Angels can Fly - A Modern Clown User Guide
Angels can Fly includes a mix of fiction which follows the adventures of ten clown characters, personal clown anecdotes from clowns from around the world, a total of 50 practical clown exercises, and some theory on the nature of modern clown. The book is available on order through bookshops and online stores in New Zealand, Australia, America and England.
And You can get a free eBook copy of the book to read on your computer at: www.alanclay.com/ebook_list.htm
On this page you will find excerpts from the book. Check back often for new excerpts from Angels can Fly.
And while you are here, why not check out Alan Clay's short clown film, , staring Annette Devick from Canada and Mark Hudson from Australia which was shot in New Zealand in October 2006.
And also the new comming of age romantic comedy, Courting Chaos, shot in Los Angeles in 2013, in which a Beverly Hills girl falls for a Venice Beach street clown named Chaos and she must overcome her inhibitions and become a clown herself for the relationship to survive.Chapter 6. Anecdote: Female ClownSue Broadway, Australia
I am looking at a picture of myself aged about twenty. I am wearing a clown ballerina dress, giant point shoes and a funny red wig. I am looking out past the camera with an expression of open-hearted pleasure, my eyes sparkling with the sheer delight of being in front of an audience.
The girl clown I see in these pictures went into hiding shortly afterwards and it took nearly thirty years to coax her out again. There were other clowns; a fat lady with a stammer, an elegant white face in a sequined frock, a manic 'beautiful assistant' causing havoc in a juggling act, a pompous trapeze artist... but the simple, open naïve clown seemed to be gone for good. I had stumbled on her thoughtlessly, just the first thing that came to mind, without realising just how fragile she was.
How did she get lost? Well, she was a bit lonely. There were few other women clowns in evidence and none I could find from the past to look to for inspiration. I didn't think to go looking in other art forms (Lucille Ball, Goldie Hawn, Guilietta Massina) and everywhere I came across conventional wisdoms that told me women and clowning were a problem zone. For a start, they said, the clown is androgynous and it is impossible for a woman to be androgynous. She carries her sex around with her as a constant. Other factors intruded; the male clown can take a fall or a hit and jump up laughing, but if a woman does the same it carries an inescapable implication of violence. Especially if the clown that knocks her down is a man.
Also I began to think – perhaps too much. I wanted my clowning to say something, to communicate ideas about the female condition, to provide a role model and a character that other women could laugh with. The naïve girl who was so happy in her skin and just delighted to be out there having a go at it seemed too simple and childish to tackle the big questions.
So Frou-frou packed up her tutu and put her older, tougher sisters into the firing line. Maureen was fat and had a stammer, she wore a daggy dress and a headscarf and lived in a gag where she was constantly put down by two male clowns. But she was tough and acrobatic and always bounced back. She did dangerous things on a ladder and although she was a victim she never took it lying down.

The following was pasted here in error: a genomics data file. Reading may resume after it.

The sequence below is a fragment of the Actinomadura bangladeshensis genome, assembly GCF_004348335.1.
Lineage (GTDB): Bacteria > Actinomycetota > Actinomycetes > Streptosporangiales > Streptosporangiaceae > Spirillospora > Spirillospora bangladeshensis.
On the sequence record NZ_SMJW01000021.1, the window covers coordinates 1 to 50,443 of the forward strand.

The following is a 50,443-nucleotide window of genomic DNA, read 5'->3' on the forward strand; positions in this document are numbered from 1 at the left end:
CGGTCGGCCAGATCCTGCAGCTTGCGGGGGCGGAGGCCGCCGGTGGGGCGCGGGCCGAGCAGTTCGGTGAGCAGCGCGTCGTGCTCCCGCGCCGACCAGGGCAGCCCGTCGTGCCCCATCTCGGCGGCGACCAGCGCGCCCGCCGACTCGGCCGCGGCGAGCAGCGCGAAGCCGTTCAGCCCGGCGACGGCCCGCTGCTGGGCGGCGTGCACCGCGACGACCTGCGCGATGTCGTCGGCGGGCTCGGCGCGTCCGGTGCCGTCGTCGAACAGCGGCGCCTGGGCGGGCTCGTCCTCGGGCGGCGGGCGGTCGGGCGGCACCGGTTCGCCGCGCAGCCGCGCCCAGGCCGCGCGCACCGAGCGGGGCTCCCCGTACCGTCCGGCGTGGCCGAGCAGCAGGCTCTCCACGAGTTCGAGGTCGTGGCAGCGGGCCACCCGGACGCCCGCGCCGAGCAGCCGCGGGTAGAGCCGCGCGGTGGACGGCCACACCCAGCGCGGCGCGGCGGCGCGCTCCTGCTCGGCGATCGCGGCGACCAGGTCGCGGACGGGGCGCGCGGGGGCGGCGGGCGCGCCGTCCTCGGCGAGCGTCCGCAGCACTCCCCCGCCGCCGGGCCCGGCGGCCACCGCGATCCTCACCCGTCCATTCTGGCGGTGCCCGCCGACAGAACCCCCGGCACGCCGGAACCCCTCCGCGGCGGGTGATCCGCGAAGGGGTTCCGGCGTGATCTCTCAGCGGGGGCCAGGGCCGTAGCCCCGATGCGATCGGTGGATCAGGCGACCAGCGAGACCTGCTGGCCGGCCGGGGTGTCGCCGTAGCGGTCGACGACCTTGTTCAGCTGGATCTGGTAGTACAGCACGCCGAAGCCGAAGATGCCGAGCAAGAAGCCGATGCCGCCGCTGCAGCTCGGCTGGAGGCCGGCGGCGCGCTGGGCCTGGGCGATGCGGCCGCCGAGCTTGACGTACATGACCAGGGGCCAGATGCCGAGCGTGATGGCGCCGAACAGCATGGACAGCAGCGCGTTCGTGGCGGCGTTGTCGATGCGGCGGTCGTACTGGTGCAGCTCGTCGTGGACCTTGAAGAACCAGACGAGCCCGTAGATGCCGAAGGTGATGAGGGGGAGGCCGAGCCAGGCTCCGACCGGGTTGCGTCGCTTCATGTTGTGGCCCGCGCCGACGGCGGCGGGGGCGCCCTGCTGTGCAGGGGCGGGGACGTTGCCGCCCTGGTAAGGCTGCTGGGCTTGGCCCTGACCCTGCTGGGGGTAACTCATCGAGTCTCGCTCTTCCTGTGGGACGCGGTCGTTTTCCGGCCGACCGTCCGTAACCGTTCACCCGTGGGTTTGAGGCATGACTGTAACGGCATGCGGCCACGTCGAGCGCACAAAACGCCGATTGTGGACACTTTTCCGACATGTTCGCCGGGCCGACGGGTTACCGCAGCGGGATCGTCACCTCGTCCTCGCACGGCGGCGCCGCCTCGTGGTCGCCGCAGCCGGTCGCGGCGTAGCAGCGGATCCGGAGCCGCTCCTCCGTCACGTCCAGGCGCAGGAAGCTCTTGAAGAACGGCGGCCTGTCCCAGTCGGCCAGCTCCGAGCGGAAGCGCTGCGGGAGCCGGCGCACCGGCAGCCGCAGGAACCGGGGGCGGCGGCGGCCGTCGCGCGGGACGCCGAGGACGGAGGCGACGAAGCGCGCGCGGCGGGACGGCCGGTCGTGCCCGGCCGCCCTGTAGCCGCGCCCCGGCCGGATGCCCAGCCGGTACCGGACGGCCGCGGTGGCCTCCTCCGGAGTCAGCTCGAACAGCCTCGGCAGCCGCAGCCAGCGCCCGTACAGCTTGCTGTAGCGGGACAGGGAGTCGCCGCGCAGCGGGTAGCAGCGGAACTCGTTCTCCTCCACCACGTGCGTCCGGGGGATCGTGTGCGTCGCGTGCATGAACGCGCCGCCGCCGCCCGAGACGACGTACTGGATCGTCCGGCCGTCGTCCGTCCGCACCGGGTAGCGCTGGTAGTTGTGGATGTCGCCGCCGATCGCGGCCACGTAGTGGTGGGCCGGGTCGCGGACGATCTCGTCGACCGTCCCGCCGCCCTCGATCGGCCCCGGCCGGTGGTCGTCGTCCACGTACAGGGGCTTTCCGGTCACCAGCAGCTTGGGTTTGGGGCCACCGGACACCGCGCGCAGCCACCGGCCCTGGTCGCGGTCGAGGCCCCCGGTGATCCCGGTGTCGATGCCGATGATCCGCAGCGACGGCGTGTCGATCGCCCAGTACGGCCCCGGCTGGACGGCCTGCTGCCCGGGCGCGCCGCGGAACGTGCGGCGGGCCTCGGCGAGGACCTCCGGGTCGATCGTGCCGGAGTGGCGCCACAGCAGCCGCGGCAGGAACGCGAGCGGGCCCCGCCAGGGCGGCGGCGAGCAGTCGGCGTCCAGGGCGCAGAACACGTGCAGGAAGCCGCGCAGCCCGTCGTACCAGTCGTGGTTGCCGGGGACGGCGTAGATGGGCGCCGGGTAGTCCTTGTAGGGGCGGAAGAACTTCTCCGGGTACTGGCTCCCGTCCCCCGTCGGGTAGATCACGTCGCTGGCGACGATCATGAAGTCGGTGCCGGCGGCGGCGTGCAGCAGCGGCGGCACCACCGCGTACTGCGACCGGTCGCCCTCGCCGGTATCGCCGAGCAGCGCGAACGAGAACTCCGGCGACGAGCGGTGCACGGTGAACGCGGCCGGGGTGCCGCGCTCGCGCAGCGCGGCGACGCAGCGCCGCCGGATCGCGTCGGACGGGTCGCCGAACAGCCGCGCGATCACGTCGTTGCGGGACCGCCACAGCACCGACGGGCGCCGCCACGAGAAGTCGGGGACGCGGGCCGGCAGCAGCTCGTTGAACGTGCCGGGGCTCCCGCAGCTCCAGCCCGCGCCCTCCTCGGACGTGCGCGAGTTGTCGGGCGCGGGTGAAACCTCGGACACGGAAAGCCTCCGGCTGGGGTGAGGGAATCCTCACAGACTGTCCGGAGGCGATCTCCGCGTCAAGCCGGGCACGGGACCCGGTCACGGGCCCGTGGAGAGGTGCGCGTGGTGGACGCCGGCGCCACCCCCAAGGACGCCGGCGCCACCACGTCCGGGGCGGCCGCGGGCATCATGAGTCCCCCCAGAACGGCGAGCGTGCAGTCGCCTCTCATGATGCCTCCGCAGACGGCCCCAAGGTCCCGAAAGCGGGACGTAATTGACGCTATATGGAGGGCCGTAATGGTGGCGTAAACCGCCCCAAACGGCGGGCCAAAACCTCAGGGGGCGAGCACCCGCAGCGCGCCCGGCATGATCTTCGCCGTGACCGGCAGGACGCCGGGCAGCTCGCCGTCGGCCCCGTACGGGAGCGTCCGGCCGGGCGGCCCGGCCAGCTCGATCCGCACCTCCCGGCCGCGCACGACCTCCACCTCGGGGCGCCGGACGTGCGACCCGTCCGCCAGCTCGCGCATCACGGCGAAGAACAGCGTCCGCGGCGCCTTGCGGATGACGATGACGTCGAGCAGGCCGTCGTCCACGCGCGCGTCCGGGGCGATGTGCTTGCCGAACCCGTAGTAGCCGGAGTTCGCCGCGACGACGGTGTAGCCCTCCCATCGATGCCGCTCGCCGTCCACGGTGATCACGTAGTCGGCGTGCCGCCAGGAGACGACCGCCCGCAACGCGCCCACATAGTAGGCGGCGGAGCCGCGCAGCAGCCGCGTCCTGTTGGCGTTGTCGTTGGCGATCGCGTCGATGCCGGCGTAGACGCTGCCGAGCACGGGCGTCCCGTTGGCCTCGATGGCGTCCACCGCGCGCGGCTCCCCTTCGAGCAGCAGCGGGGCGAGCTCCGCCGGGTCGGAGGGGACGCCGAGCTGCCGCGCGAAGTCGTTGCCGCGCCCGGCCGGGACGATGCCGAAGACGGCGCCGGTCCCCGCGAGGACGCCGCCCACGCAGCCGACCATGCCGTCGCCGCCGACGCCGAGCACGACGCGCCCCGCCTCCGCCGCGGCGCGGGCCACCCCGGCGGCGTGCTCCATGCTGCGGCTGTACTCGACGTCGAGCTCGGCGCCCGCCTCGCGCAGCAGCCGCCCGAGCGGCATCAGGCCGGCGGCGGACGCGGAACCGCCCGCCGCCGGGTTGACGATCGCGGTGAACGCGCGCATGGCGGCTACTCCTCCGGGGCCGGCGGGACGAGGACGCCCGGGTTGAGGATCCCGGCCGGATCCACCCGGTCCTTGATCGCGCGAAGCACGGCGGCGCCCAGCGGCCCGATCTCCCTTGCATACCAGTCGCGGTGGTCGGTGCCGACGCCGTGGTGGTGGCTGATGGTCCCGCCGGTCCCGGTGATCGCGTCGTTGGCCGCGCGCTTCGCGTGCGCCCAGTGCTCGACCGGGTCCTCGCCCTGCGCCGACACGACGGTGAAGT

Then there was the nameless clown, she never spoke and people just called her Sue. She sabotaged the juggling acts of Dave Spathaky with her over enthusiasm, her clumsiness with props, her scene-stealing and her inability to concentrate. In the same company (Ra-Ra Zoo) she appeared as a trapeze artist striving for artistic perfection and failing.
Later there was Athena the white face, based on the goddess of Wisdom and War, her sequined dress was her armour and her mop was a spear. She appeared in a show called "Angels and Amazons" with Angela de Castro and Debbie Woolley. Together we explored the traditional Clown trio, White face, Bouffon, Auguste - in female form. This show was the starting point for a new search. Like many white faces, I came to resent the high status role, feeling (shame on me!) that I was doing all the set-up work and the others were getting all the laughs. So I set out on a quite deliberate search to find a naïve clown of my own. I'd forgotten that Frou-frou had ever existed.
That was twelve years ago. I started with Phillipe Gaulier. His course "Le Jeu" was an excellent beginning, the rediscovery of a readiness to play and of 'complicite' was just what I needed. Then I did his Clown class. In the circus when they want to teach the horses to lift their knees high in the air, they tie heavy weights to their feet for days at a time, so when they take them off, the horses' knees rebound, creating that prancing walk. Training in Clown with P.G. was, for me, just like this. The experience was painful, dragging, distressing and exhausting, but afterwards…! The next time I went in front of an audience I was fearless. I had suffered P.G. and survived! I couldn’t make him laugh, but I could get my revenge by succeeding with an audience.
At a Gaulier Workshop in Sydney 1999 I met Jeff Turpin and later worked with him on and of for four years. This work provided a space for testing the discoveries made in workshops in the public arena. Jeff is a natural anarchist and his constant playfullness forced me to let go of my perfectionism and relax much more with the audience.
There have been many other teachers and directors - Angela de Castro, Virginia Imaz, Shannan Calcutt, Tom Gruder, Therese Collie - and the experience has been quite different. These people all work in a much softer way - they create open spaces where it's possible to relax and allow things to happen. Some people learn and develop really well by rising to challenges, but for some of us encouragement and a slower, less competitive process seems to work better. This is partially a gender issue, generally speaking, men seem to respond better to competitive training than women, while women prefer a softer approach, but there are always exceptions.